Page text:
In America we think of New Orleans when we think of the late winter holiday. But the origins are in Venice.
Mardi Gras is around the corner: February 13 to be exact.
And that means that in Venice, they will be partying until dawn. It’s the last day of Carnevale (Carnival), the original late winter/early spring festival that marks the period before Lent.
Translated literally, the name means fat Tuesday. But that’s not the real meaning. The more precise translation would be feast Tuesday.
Throughout the Middle Ages and Renaissance in Europe, the Catholic calendar was divided into “fast” or “Lenten” days and “feast” days.
On fast days, you weren’t allowed to eat any milk, meat, or eggs. Even today, although we Catholics don’t observe the rigid calendar that Catholics followed hundreds of years ago, there are still many of them who do not eat meat on Fridays, for example. And of course, you are not supposed to eat meat on Good Friday (Holy Friday for Catholics in Italy, as it is called there) or Christmas Eve.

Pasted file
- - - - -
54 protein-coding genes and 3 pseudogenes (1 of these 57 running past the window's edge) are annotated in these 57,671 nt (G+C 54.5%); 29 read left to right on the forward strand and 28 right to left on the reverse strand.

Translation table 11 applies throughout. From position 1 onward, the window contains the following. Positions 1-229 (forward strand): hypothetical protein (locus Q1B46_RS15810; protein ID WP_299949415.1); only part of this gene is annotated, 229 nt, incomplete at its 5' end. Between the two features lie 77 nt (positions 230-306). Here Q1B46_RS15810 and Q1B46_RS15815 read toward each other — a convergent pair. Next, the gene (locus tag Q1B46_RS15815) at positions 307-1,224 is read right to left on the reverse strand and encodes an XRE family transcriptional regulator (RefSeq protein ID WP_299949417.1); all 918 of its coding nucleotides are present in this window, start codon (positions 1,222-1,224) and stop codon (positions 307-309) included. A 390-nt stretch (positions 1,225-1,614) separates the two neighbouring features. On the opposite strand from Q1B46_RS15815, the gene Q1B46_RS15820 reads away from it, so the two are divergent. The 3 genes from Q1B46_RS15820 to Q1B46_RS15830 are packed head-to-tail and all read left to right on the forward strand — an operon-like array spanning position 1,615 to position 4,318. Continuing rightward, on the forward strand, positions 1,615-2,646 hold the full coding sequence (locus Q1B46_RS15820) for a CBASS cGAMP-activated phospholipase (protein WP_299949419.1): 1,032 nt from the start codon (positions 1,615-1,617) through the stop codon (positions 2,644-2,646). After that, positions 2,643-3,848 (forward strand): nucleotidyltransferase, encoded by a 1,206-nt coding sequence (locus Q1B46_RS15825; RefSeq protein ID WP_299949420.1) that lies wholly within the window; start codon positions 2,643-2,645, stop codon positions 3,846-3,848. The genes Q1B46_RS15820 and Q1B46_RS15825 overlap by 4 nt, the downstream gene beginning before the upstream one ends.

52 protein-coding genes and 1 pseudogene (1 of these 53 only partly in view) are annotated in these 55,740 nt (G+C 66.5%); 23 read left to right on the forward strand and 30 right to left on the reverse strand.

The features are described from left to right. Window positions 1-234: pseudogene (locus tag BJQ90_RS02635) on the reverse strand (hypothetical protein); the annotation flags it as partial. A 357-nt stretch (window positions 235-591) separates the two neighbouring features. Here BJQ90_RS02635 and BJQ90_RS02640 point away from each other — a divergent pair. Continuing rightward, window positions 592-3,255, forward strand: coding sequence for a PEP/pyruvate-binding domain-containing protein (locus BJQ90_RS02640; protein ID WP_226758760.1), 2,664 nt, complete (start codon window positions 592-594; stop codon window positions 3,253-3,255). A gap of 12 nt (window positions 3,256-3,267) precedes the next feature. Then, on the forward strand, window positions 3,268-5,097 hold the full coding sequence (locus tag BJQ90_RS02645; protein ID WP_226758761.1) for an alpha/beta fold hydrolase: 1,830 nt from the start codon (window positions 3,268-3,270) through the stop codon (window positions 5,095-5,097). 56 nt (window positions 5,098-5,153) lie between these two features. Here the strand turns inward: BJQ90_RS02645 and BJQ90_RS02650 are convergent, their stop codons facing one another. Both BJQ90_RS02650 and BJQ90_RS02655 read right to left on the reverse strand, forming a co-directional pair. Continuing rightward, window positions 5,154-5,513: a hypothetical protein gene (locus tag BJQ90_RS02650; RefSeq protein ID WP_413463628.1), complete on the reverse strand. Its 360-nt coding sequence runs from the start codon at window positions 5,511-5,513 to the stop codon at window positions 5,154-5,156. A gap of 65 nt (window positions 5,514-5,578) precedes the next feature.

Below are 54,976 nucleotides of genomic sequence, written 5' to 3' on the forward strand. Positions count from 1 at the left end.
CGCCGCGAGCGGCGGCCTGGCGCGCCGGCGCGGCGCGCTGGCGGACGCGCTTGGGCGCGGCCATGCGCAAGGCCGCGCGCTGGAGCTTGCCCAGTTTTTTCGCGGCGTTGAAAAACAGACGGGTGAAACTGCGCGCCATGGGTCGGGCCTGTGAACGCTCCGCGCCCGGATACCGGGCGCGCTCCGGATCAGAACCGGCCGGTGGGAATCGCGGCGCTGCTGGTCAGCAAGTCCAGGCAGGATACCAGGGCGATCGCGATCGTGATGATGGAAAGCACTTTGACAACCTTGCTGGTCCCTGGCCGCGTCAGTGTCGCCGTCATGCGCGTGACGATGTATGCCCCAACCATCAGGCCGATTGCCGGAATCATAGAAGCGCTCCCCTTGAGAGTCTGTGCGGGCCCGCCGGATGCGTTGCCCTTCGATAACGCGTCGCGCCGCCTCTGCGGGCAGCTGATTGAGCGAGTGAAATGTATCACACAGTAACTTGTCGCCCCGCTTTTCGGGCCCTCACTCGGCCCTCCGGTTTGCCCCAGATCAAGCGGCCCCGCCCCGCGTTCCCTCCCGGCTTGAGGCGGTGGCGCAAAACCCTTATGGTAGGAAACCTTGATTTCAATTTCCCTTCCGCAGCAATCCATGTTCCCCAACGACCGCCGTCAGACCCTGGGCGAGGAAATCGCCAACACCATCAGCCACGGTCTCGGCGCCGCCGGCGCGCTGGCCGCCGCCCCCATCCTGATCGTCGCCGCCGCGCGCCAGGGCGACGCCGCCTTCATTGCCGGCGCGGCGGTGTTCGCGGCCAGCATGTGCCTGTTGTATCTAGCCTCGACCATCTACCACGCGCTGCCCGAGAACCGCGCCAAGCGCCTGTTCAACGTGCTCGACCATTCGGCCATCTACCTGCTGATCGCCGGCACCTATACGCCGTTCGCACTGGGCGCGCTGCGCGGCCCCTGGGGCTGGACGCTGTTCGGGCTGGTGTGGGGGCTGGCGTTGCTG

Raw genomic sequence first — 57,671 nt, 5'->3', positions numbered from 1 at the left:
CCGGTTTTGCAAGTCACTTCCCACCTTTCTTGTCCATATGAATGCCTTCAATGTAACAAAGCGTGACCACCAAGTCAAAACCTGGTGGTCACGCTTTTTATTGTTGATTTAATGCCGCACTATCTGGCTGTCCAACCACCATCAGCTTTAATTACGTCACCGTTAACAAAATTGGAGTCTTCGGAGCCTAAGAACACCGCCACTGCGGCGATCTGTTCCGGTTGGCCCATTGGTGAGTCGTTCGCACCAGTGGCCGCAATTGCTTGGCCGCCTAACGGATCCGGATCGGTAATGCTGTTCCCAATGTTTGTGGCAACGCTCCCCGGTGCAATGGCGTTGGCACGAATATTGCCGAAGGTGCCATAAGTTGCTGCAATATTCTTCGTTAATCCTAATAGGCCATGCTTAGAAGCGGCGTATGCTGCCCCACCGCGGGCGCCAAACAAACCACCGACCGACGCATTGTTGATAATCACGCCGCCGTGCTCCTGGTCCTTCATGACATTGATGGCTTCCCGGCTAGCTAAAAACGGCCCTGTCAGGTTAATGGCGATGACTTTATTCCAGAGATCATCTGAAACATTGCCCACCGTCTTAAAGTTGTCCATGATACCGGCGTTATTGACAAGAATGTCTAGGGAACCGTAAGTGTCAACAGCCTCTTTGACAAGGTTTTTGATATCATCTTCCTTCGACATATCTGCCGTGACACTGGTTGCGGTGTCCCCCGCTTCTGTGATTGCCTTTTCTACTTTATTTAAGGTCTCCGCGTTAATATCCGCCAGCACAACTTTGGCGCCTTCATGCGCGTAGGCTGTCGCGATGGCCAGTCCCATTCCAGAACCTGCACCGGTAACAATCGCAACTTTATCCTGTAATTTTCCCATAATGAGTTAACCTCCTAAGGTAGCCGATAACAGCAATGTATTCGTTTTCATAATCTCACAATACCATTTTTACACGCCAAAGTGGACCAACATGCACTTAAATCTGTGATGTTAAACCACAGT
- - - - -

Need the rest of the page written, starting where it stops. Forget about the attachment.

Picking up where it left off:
The Feast Tuesday of Carnevale is the last feast day before the Catholic period of Lent, the period that leads up to Easter, when you are not supposed to eat meat, from Ash Wednesday until Easter (it’s a form of “self-denial”).
Many believe that the origin of Carnevale was the fact that people wanted to party, to indulge before the period of Lent. Of course, Carnevale is also associated with ancient pagan winter festivals that marked the end of the cold weather.
Whether you are in Venice or New Orleans this year on Mardi Gras, be sure to drink a glass of Prosecco! That’s the unofficial wine of Venice and it’s the wine that a lot of folks will be drinking to celebrate!